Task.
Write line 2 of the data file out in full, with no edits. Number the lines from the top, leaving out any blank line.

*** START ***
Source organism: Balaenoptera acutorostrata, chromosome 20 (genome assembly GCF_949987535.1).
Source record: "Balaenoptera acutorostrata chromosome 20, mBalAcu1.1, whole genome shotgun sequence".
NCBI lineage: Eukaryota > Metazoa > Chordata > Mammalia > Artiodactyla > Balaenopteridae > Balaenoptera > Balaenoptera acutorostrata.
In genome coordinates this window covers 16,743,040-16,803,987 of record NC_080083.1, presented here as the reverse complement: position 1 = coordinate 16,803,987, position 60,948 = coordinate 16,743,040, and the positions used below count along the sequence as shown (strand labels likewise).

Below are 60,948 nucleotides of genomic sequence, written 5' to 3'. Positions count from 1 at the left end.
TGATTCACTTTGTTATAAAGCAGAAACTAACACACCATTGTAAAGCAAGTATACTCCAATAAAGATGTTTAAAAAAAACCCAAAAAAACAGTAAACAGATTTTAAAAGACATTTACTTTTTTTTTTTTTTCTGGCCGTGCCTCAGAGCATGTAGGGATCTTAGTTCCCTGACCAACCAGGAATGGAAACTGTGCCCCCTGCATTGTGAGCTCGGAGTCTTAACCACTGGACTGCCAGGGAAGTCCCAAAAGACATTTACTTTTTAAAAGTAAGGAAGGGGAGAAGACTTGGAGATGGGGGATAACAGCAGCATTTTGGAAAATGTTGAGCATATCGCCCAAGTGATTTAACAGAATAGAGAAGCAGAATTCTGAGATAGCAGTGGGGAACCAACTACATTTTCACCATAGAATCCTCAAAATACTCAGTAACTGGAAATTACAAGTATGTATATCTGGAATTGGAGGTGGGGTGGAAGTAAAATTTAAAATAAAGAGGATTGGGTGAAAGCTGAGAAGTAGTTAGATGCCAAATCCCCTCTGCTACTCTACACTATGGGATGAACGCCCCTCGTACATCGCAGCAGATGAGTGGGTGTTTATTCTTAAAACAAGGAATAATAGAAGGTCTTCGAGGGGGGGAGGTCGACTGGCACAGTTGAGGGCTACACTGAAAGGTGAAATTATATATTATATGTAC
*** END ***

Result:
Source record: "Balaenoptera acutorostrata chromosome 20, mBalAcu1.1, whole genome shotgun sequence".